They come together mostly every other Monday to indulge in
their love of harmonica.
But, while the group of more than a hundred players — men
and women, ages 10 to 93 — share an appreciation for the mouth
organ, their playing styles are diverse, including everything
from blues to classical.
At 7 p.m. in room 103 of the Community Church of Glen Rock
last night, more than twenty members of the Garden State Harmonica
Club joined to have fun and provide a home to all interested
in helping to keep the tradition of the mouth organ alive.
Founded in Hackensack by local musician George Osterman in
1971, the club is now run by Valerie Redler, a former New
York City teacher, who has been credited by her fellow members
for reinvigorating the club and bringing in new faces. Over
40 people have joined in the past year alone, including players
who sing and play the guitar alongside the harmonica. “Sometimes
these guys keep playing until 10:30,” said Redler. “You just
can't get them out of here.”
Redler has been attending group meetings for over ten years.
“I was always interested and I'd just sit back, relax and
enjoy it.” When the club needed someone with leadership experience
to keep the group together, Redler stepped in. She's been
president for three years and enjoys her role. “It's like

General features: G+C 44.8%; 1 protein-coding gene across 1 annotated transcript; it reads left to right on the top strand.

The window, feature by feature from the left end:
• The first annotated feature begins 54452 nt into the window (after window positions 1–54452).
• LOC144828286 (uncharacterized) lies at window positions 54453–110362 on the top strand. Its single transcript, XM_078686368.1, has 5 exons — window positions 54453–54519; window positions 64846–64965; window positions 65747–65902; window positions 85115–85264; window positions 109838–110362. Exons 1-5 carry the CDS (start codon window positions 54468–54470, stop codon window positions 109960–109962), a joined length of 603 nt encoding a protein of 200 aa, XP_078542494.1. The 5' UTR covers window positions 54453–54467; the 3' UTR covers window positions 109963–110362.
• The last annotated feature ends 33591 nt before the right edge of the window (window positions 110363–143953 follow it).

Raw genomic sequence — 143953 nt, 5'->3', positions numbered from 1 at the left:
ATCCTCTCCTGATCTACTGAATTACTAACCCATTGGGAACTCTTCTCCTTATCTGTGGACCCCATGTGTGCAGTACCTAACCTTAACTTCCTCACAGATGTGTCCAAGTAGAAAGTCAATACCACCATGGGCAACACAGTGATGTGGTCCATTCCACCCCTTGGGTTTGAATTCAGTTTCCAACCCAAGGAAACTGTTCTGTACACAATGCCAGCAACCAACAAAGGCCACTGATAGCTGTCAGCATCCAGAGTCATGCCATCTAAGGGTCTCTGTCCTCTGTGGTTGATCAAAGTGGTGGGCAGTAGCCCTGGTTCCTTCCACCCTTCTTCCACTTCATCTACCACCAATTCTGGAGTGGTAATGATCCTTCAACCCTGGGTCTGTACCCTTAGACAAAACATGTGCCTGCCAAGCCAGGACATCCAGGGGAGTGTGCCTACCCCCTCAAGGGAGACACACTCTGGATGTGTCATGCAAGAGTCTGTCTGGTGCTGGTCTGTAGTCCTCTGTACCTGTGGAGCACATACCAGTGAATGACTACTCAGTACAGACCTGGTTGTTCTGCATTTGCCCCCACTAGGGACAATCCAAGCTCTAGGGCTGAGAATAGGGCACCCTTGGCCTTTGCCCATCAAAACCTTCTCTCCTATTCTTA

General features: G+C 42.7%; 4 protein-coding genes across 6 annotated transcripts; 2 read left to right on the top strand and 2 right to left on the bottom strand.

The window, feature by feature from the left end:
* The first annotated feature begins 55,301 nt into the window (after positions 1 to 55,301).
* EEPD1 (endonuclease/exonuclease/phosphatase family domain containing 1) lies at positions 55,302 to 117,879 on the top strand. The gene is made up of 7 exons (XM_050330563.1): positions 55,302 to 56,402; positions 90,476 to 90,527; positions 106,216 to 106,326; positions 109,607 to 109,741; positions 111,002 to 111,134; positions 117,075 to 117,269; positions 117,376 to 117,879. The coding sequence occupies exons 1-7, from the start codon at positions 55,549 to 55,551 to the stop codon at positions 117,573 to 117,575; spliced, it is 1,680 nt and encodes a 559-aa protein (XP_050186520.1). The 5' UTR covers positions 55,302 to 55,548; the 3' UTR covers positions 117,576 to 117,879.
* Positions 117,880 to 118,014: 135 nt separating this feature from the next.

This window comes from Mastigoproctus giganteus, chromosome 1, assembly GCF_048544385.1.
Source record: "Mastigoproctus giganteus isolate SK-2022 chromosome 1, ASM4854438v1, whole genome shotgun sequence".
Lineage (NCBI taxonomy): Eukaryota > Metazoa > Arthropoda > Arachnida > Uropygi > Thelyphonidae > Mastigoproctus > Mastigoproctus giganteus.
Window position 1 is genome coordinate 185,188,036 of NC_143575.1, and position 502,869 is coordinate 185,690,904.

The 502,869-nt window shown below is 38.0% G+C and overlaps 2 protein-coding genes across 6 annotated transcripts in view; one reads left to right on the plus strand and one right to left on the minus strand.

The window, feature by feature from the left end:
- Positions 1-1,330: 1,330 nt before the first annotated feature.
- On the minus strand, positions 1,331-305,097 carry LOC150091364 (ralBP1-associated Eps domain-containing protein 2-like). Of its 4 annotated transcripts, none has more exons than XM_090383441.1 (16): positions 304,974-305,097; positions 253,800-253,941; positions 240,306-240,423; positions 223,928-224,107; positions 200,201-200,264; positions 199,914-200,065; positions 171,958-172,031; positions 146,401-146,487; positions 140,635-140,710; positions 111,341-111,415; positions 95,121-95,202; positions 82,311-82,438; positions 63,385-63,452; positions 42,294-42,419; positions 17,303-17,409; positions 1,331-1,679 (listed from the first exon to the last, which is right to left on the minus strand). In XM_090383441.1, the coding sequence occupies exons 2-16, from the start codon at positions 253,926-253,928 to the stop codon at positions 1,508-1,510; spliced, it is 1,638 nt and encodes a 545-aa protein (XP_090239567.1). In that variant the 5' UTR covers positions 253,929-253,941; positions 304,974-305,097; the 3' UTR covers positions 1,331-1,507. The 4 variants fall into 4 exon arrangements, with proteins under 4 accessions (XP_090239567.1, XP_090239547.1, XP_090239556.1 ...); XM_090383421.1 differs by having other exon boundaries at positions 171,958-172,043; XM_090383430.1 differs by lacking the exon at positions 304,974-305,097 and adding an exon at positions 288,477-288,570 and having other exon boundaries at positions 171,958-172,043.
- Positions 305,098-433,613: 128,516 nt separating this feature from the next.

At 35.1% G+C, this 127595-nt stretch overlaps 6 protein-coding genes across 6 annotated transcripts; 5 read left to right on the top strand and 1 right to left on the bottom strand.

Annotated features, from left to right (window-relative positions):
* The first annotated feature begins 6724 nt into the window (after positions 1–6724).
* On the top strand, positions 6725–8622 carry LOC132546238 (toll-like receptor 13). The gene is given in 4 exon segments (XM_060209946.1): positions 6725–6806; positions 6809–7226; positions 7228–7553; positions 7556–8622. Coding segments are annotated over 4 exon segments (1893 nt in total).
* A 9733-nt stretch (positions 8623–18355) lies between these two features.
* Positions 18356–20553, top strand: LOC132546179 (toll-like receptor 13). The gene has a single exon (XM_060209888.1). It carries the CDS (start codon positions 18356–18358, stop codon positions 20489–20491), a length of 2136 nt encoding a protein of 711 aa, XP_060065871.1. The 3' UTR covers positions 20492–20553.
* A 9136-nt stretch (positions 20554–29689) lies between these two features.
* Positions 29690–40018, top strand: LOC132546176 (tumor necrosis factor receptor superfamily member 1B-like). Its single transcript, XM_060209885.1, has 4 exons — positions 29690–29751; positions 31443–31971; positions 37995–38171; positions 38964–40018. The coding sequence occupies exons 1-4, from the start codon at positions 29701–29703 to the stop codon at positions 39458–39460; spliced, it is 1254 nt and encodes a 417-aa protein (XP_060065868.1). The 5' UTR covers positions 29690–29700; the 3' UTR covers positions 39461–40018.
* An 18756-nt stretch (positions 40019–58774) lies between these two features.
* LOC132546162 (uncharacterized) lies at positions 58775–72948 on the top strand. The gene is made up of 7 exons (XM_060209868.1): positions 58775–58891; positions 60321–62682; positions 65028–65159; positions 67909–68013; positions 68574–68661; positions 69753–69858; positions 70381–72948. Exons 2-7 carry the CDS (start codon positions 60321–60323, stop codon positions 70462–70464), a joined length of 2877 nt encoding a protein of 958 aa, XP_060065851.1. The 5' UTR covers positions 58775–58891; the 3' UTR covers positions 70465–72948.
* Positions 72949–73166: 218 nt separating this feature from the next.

organizing a lesson plan for each month.”
Some of the senior members, along with Redler, see the popularity
of the harmonica fading fast.
“In China they teach harmonica in the schools, and we teach
the recorder,” said Redler. “It would be great if we could
get those little harmonicas in the schools and train teachers
how to teach the basics.”
With the focus on preserving the tradition of playing the
harmonica, a few of the local members have created a group,
the Garden State Harmonica Club Ensemble, which plays shows
at veterans hospitals, senior centers, libraries and town
parks, along with being open to other performing venues. Select
members also play occasionally at Trumpets Jazz Club in Montclair
to help promote the club.
“It started out with just a few members,” said member Frank
Grova, “and then mushroomed into what you might call a national
thing. People came from Connecticut, Pennsylvania, New York,
and as far down as Texas.” Soon after the expansion of the
club, they began putting on annual festivals where members
from across the country, and even members from Europe and
Canada would join to perform. The club's 39th annual festival
takes place November 3-5.
Grova, a 39-year veteran, and Phil Caltabellotta, a member
for 36 years, are a few of the clubs longest standing members.
Both men also play professionally with their group, “The Melody
“A lot of great players are gone that played in harmonica
ensembles where you had chromatic lead, chord, and bass harmonica,”
said Caltabellotta. “It's a lost art in this country.”
The meeting gave Redler a chance to present a certificate
of appreciation to member Bob Beck, who currently runs a course
about how to read music. It also provided time for an open
mic event: Grova, playing the lead, and Caltabellotta, who
puffed on a 24-inch chord harmonica, began the festivities
for the night with “Lady of Spain.”
When the men returned to their seats, two of the youngest
members performed “Heart of Gold,” by Neil Young. Sean Kennedy,
wearing a green headband and tie-dye sneakers, played the
harmonica and sang. Evan Brooke, wrapped in a hooded sweatshirt,
provided the guitar. Before the first chorus finished, the
entire audience was tapping their feet and playing along.
The next meeting of the Garden State Harmonica Club will
be on April 18 at the Community Church of Glen Rock at 354